Trade unions across the world should stop handling goods in and out of Sri Lanka (as was done with South Africa). Companies providing goods and services to Sri Lanka should be targeted. Tourism must be specifically targeted.
Sri Lanka has to be isolated. An international "razor-wire fence" will have to be run round Sri Lanka, until the razor-wire fences around the Tamil civilians are taken down and the people are allowed to return to their homes and are compensated.
The isolation of Sri Lanka should include cricket — as it was with South Africa.
Sri Lanka should also be expelled from the Commonwealth until the violations of human rights cease.
Legal action should be launched in the International Court of Justice and International Criminal Court against those responsible for crimes against humanity.
International protests should be launched to make politicians and others from this ruthless regime unwelcome wherever they travel.
Action needs to be taken to counter the disinformation campaign launched by the Sri Lankan government so that the outside world can see what is concealed behind Sri Lanka's closed and censored doors. I have produced DVDs as part of this campaign.
People around the world should lobby their parliamentarians to ask what they and their governments are doing about the outrageous situation in Sri Lanka. The expatriate Tamils doing this by themselves is simply not enough. Non-Tamils need to get involved.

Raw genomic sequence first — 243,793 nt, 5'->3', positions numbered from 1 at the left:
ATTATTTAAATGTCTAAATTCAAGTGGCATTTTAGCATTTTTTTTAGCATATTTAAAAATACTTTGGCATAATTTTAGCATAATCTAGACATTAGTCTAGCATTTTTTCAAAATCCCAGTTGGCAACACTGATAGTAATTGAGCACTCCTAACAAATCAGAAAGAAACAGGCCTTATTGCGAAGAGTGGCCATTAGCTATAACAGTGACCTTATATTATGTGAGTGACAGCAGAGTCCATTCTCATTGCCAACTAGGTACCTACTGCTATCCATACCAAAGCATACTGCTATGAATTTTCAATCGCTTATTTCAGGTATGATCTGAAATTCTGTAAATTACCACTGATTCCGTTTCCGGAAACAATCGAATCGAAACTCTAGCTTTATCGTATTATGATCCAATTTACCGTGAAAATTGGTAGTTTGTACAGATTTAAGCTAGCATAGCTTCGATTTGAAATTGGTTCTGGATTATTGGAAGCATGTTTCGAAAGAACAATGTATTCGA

The Sinhalese population, who mostly live in Sri Lanka's south, need to be appealed to as part of solving the Tamil problem. Today it is the Tamils bearing the brunt of the regime's repression, tomorrow it will be the Sinhalese — especially the poor.
Impoverished Sinhalese are facing crippling economic hardship with an inflation rate of 30%, the highest in Asia. They need to be won to an understanding that it is widespread corruption and abysmally poor governance that are the problems, not "Tamil terrorism".
The Rajapakse regime is the enemy of Sinhalese workers as well as the Tamil people. With thousands of Sri Lankan workers losing their jobs under the impact of the world recession, Rajapakse's government has re-established the National Labour Advisory Council (NLAC) — enabling mass layoffs and attacks on workers' rights.
In the first three months of this year, 96,000 jobs were lost in the industrial sector and 36,000 in the construction sector.
The labour ministry said between September and March, 220 factories closed and more than 70,000 workers lost their jobs. More layoffs are certain.
A Central Bank report said export earnings in April fell by 28.2% to US$438 million. Rubber and textiles exports dropped by 36.1% and 10.1% respectively
Under the Termination of Employment of Workman Act (TEWA), companies can impose speedy lay offs and reduce working hours
If Sinhalese workers and poor do not act, the guns, now turned on the Tamil civilians, will be turned on them by a regime determined to suppress dissent.
The socialist parties in the Sri Lankan south are possibly the only groups who can deliver this. They must be supported by the outside world.
If action is not taken, the Tamil north could become another Gaza — the comparisons are already alarming.
[Brian Senewiratne is a long-time Sinhalese activist for Tamil rights and a member of the Socialist Alliance in Australia.]